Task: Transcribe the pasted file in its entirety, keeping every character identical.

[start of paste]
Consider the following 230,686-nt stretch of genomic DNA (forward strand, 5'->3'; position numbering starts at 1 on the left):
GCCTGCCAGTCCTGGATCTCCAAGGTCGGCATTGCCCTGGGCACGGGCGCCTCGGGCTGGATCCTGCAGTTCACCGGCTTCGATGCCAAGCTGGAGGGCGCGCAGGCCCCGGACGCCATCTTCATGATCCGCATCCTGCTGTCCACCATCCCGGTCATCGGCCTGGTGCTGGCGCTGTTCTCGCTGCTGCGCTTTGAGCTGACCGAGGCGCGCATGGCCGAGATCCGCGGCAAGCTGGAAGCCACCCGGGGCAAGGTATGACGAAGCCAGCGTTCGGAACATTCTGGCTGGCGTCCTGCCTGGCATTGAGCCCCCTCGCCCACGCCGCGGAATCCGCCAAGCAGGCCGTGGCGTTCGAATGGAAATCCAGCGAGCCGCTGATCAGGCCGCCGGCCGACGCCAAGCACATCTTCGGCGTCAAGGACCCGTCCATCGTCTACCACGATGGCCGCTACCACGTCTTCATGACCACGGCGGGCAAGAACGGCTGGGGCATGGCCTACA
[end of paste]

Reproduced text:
Consider the following 230,686-nt stretch of genomic DNA (forward strand, 5'->3'; position numbering starts at 1 on the left):
GCCTGCCAGTCCTGGATCTCCAAGGTCGGCATTGCCCTGGGCACGGGCGCCTCGGGCTGGATCCTGCAGTTCACCGGCTTCGATGCCAAGCTGGAGGGCGCGCAGGCCCCGGACGCCATCTTCATGATCCGCATCCTGCTGTCCACCATCCCGGTCATCGGCCTGGTGCTGGCGCTGTTCTCGCTGCTGCGCTTTGAGCTGACCGAGGCGCGCATGGCCGAGATCCGCGGCAAGCTGGAAGCCACCCGGGGCAAGGTATGACGAAGCCAGCGTTCGGAACATTCTGGCTGGCGTCCTGCCTGGCATTGAGCCCCCTCGCCCACGCCGCGGAATCCGCCAAGCAGGCCGTGGCGTTCGAATGGAAATCCAGCGAGCCGCTGATCAGGCCGCCGGCCGACGCCAAGCACATCTTCGGCGTCAAGGACCCGTCCATCGTCTACCACGATGGCCGCTACCACGTCTTCATGACCACGGCGGGCAAGAACGGCTGGGGCATGGCCTACA